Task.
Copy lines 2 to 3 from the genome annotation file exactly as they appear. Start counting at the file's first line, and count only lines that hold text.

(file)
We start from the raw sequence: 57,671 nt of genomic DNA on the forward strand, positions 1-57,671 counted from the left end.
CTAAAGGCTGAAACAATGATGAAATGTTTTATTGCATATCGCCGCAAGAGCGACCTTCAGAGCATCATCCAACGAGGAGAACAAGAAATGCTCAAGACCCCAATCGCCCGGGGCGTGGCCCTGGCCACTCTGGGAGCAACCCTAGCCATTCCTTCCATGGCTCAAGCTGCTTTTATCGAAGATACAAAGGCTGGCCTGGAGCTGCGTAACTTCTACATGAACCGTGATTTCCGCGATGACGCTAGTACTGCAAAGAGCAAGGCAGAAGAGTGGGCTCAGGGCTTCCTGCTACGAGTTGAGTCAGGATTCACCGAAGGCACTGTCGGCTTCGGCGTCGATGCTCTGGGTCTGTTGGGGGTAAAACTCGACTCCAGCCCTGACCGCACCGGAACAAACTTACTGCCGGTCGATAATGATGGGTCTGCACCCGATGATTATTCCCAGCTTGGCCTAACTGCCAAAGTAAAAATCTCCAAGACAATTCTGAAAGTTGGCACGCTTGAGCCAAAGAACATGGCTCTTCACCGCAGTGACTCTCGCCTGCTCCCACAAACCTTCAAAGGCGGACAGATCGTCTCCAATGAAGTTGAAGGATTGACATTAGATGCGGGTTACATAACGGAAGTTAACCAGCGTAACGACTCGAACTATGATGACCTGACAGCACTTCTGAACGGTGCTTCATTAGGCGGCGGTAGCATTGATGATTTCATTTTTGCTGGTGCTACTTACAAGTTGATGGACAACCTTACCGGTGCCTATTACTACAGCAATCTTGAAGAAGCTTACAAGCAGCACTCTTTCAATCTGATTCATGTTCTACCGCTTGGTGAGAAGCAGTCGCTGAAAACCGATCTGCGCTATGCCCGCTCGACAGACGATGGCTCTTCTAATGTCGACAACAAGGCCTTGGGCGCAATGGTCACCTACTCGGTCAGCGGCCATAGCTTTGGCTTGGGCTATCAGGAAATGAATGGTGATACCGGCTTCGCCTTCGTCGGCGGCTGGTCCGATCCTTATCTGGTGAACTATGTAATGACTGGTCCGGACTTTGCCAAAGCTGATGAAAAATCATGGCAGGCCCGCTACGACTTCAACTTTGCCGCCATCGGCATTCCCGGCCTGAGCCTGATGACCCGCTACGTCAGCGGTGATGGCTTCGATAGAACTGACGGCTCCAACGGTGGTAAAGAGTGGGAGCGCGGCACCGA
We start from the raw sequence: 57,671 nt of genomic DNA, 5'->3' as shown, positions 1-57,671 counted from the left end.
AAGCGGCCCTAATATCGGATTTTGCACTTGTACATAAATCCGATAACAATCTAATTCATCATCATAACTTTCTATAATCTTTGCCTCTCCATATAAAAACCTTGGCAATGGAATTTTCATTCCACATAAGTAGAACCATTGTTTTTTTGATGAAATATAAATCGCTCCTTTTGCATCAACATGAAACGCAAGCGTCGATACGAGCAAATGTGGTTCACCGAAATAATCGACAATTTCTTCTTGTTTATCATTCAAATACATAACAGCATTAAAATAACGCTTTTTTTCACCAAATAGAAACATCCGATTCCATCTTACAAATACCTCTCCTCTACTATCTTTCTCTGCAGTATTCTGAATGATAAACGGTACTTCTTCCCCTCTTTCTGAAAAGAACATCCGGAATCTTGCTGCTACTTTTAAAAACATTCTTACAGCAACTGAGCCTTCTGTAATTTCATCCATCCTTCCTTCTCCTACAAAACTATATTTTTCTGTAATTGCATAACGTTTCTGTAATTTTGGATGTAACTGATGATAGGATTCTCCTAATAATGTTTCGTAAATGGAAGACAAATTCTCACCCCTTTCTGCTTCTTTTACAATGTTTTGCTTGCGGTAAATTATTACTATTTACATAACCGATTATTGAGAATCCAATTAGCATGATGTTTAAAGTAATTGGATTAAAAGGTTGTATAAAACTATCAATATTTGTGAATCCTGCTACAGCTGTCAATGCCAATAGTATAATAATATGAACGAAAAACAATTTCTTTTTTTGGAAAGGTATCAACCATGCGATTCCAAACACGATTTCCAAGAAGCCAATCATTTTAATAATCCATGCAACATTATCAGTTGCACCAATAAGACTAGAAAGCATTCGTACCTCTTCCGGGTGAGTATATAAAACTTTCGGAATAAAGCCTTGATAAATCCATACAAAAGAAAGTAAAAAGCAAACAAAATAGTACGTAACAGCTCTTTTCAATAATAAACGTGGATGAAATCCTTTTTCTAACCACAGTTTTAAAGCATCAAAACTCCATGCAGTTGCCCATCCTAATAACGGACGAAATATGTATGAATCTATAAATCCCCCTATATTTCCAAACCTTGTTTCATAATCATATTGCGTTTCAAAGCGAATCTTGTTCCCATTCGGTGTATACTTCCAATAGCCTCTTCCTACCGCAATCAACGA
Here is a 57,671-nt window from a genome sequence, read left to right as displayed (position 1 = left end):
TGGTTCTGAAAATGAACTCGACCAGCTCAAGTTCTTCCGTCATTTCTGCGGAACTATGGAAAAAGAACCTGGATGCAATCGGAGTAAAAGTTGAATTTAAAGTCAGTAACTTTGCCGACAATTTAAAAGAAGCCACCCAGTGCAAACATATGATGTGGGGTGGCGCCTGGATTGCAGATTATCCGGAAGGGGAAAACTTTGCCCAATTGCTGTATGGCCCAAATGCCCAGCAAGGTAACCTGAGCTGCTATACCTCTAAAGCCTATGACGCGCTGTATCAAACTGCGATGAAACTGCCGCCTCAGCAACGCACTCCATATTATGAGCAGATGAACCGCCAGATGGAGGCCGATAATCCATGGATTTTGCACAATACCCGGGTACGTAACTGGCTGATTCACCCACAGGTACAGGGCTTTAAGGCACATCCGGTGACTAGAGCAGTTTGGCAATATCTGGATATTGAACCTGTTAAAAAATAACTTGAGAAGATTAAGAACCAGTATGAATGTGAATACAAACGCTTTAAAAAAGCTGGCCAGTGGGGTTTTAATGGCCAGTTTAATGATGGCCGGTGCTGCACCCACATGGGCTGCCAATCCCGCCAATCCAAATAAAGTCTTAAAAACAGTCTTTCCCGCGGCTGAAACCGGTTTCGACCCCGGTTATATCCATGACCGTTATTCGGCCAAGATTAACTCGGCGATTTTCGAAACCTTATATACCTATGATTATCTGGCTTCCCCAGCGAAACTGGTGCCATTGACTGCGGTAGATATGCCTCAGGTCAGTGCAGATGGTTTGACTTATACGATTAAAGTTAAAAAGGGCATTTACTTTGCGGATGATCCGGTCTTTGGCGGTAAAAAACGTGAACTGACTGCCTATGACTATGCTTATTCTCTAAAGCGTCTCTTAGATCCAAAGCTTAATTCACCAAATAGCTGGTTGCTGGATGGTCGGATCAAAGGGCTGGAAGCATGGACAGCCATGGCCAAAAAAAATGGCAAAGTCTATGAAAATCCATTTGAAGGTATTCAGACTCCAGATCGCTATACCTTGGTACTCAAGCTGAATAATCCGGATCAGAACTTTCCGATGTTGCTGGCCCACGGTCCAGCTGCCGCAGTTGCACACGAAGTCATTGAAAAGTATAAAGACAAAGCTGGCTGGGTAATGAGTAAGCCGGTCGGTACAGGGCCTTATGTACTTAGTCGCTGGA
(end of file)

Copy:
CTAAAGGCTGAAACAATGATGAAATGTTTTATTGCATATCGCCGCAAGAGCGACCTTCAGAGCATCATCCAACGAGGAGAACAAGAAATGCTCAAGACCCCAATCGCCCGGGGCGTGGCCCTGGCCACTCTGGGAGCAACCCTAGCCATTCCTTCCATGGCTCAAGCTGCTTTTATCGAAGATACAAAGGCTGGCCTGGAGCTGCGTAACTTCTACATGAACCGTGATTTCCGCGATGACGCTAGTACTGCAAAGAGCAAGGCAGAAGAGTGGGCTCAGGGCTTCCTGCTACGAGTTGAGTCAGGATTCACCGAAGGCACTGTCGGCTTCGGCGTCGATGCTCTGGGTCTGTTGGGGGTAAAACTCGACTCCAGCCCTGACCGCACCGGAACAAACTTACTGCCGGTCGATAATGATGGGTCTGCACCCGATGATTATTCCCAGCTTGGCCTAACTGCCAAAGTAAAAATCTCCAAGACAATTCTGAAAGTTGGCACGCTTGAGCCAAAGAACATGGCTCTTCACCGCAGTGACTCTCGCCTGCTCCCACAAACCTTCAAAGGCGGACAGATCGTCTCCAATGAAGTTGAAGGATTGACATTAGATGCGGGTTACATAACGGAAGTTAACCAGCGTAACGACTCGAACTATGATGACCTGACAGCACTTCTGAACGGTGCTTCATTAGGCGGCGGTAGCATTGATGATTTCATTTTTGCTGGTGCTACTTACAAGTTGATGGACAACCTTACCGGTGCCTATTACTACAGCAATCTTGAAGAAGCTTACAAGCAGCACTCTTTCAATCTGATTCATGTTCTACCGCTTGGTGAGAAGCAGTCGCTGAAAACCGATCTGCGCTATGCCCGCTCGACAGACGATGGCTCTTCTAATGTCGACAACAAGGCCTTGGGCGCAATGGTCACCTACTCGGTCAGCGGCCATAGCTTTGGCTTGGGCTATCAGGAAATGAATGGTGATACCGGCTTCGCCTTCGTCGGCGGCTGGTCCGATCCTTATCTGGTGAACTATGTAATGACTGGTCCGGACTTTGCCAAAGCTGATGAAAAATCATGGCAGGCCCGCTACGACTTCAACTTTGCCGCCATCGGCATTCCCGGCCTGAGCCTGATGACCCGCTACGTCAGCGGTGATGGCTTCGATAGAACTGACGGCTCCAACGGTGGTAAAGAGTGGGAGCGCGGCACCGA
We start from the raw sequence: 57,671 nt of genomic DNA, 5'->3' as shown, positions 1-57,671 counted from the left end.